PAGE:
(a) any person, excluding an independent contractor, who works for another person or for the State and who receives, or is entitled to receive, any remuneration; and

(b) any other person who in any manner assists in carrying on or conducting the business of an employer,  and 'employed' and 'employment' have meanings corresponding to that of 'employee. ('This definition is also found in the BCEA, the EEA and the SDA.)


In paragraph 22, the Code states that "The interpretation given to the term "employee" by the courts prior to the insertion into the LRA of the presumption (section 200A) as to who is an employee, remains relevant.


This is so because -

(a) the presumption only applies to employees who earn less than the earnings threshold determined by the Minister;

(b) in the case of employees who earn less than the threshold amount, the employer may lead evidence to rebut the presumption, and establish that they are not an "employee".


For example, if the person who claims to be an employee establishes that he or she has worked for the other person for an average of at least 40hours over the last three months, he or she must be presumed to be an employee.


The 'employer' may, however, lead evidence that that person is an independent contractor engaged to perform a particular task. The court or tribunal will then have to determine whether that person is an employee. Next week, we will address the question of : " when does a person become an employee?"


Any inquiries regarding this series of articles can be addressed 

Case Law Summaries and Articles


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Can an employer dismiss employees because they refuse to agree to a change to their terms and conditions of employment? An initial answer may be, “yes”.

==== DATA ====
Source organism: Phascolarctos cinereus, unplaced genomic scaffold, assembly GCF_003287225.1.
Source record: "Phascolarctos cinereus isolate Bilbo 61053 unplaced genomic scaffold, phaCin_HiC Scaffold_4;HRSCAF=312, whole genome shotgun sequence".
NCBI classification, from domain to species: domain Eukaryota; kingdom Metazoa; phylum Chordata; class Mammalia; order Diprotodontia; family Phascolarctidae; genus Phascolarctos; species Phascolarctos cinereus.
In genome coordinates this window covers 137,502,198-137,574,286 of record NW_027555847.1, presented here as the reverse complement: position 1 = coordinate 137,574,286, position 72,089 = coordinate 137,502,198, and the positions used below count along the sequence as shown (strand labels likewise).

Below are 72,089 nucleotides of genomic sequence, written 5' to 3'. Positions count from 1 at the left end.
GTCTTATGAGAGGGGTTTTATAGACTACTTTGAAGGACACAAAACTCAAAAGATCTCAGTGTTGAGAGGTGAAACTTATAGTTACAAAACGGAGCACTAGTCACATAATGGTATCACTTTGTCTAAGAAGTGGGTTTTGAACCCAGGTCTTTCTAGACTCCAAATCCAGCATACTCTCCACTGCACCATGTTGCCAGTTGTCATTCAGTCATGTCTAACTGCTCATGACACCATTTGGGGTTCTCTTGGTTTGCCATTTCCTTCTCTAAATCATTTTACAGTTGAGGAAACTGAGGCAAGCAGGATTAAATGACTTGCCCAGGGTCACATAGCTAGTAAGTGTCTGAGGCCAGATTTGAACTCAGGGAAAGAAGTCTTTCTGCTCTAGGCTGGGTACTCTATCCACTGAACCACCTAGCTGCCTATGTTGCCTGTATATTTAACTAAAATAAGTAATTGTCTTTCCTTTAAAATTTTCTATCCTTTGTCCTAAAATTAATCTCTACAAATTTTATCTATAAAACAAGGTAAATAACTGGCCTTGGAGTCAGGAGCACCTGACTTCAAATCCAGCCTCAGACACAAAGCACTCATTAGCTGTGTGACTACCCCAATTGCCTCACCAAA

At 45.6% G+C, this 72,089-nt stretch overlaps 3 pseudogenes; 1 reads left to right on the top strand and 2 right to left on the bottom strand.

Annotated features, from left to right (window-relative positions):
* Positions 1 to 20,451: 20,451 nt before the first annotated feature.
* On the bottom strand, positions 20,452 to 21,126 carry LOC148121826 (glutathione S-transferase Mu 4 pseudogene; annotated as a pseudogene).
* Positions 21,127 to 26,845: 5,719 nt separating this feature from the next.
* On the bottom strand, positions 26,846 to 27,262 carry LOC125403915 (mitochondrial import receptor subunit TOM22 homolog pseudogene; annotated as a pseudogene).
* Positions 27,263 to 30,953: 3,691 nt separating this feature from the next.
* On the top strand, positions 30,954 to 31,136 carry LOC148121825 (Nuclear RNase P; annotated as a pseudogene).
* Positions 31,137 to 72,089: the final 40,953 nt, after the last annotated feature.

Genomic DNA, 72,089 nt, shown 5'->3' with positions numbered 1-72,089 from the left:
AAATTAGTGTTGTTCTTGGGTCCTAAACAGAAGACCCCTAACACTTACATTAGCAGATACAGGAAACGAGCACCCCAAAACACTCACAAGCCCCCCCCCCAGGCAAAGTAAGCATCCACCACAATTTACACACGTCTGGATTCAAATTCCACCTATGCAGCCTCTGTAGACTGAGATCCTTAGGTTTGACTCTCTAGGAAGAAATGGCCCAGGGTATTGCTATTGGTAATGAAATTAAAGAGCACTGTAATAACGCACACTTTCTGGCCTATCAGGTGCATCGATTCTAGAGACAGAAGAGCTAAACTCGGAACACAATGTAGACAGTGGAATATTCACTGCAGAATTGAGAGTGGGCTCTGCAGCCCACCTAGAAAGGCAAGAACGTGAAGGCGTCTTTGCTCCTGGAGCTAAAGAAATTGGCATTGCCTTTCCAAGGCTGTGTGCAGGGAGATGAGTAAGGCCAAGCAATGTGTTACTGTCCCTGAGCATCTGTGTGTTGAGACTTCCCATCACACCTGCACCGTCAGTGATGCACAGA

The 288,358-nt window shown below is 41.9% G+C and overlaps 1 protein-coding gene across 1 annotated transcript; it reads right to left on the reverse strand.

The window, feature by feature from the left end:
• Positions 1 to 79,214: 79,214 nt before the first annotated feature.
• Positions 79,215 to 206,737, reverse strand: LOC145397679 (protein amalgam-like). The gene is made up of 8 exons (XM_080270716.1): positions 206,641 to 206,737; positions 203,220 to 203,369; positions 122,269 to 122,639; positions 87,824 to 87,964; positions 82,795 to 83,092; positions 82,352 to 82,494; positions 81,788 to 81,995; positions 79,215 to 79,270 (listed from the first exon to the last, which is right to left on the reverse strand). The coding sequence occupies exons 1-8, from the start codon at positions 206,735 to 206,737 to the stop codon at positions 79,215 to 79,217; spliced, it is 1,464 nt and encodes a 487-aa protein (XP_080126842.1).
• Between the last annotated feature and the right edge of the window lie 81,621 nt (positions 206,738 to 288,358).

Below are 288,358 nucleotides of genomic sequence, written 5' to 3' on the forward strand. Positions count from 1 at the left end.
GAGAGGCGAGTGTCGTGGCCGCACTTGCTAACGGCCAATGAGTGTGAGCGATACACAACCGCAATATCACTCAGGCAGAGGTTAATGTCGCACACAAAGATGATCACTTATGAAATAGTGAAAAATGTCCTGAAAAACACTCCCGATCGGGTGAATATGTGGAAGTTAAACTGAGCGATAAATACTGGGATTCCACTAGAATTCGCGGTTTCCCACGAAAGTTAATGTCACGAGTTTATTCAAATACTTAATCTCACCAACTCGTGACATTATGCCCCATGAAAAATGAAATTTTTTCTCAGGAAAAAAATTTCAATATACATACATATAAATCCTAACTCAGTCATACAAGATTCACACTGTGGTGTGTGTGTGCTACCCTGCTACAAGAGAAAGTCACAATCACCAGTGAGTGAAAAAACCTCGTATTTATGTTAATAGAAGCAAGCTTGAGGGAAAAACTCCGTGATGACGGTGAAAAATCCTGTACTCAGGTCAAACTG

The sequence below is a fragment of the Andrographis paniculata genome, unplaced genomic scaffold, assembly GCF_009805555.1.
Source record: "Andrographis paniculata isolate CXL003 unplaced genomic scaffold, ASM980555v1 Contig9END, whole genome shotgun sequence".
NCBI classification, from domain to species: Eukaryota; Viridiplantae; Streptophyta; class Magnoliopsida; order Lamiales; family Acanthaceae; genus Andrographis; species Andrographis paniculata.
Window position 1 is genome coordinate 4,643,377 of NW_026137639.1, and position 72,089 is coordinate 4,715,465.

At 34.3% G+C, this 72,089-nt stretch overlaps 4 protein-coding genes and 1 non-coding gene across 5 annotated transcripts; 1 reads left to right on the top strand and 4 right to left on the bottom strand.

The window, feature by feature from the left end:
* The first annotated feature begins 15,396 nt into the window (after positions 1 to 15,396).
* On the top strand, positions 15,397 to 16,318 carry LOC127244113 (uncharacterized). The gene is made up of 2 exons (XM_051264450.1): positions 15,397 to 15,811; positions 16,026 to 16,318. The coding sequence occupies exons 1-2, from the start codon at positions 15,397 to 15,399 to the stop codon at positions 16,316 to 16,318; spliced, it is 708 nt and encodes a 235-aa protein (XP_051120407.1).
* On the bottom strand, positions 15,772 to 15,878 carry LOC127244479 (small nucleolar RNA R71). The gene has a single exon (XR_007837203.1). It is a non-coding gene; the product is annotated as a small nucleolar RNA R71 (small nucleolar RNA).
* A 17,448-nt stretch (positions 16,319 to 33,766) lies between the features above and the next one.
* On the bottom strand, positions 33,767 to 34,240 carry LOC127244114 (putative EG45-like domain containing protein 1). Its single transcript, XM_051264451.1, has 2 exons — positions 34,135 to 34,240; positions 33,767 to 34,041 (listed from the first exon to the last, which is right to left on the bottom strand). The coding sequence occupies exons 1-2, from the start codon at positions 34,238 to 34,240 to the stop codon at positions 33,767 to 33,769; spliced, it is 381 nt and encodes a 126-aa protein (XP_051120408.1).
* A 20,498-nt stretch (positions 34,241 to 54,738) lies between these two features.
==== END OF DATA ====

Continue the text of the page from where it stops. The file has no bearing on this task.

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Escape route: “Resignation with immediate effect”

The latest case in the ‘disciplining employees who have resigned with immediate effect’ saga has brought about more uncertainty as to whether an employee who resigns with immediate effect shortly before a disciplinary hearing can avoid disciplinary action and subsequent dismissal.

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Freedom of expression or incitement to commit an offence? A constitutional challenge

On 4 July 2019, the North Gauteng High Court handed down judgment in the case of The EFF and other v Minister of Justice and Constitutional Development and other (87638/2017 and 45666/2017) in which the EFF and Julius Malema (the applicants) sought to have s18(2)(b) of the Riotous Assemblies Act, No 17 of 1956 (Riotous Act) declared unconstitutional.

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Consolidated, comprehensive or general final written warnings

Regarding dismissal, according to the Code of Good Practice, “the courts have endorsed the concept of corrective or progressive discipline. This approach regards the purpose of discipline as a means for employees to know and understand what standards are required of them.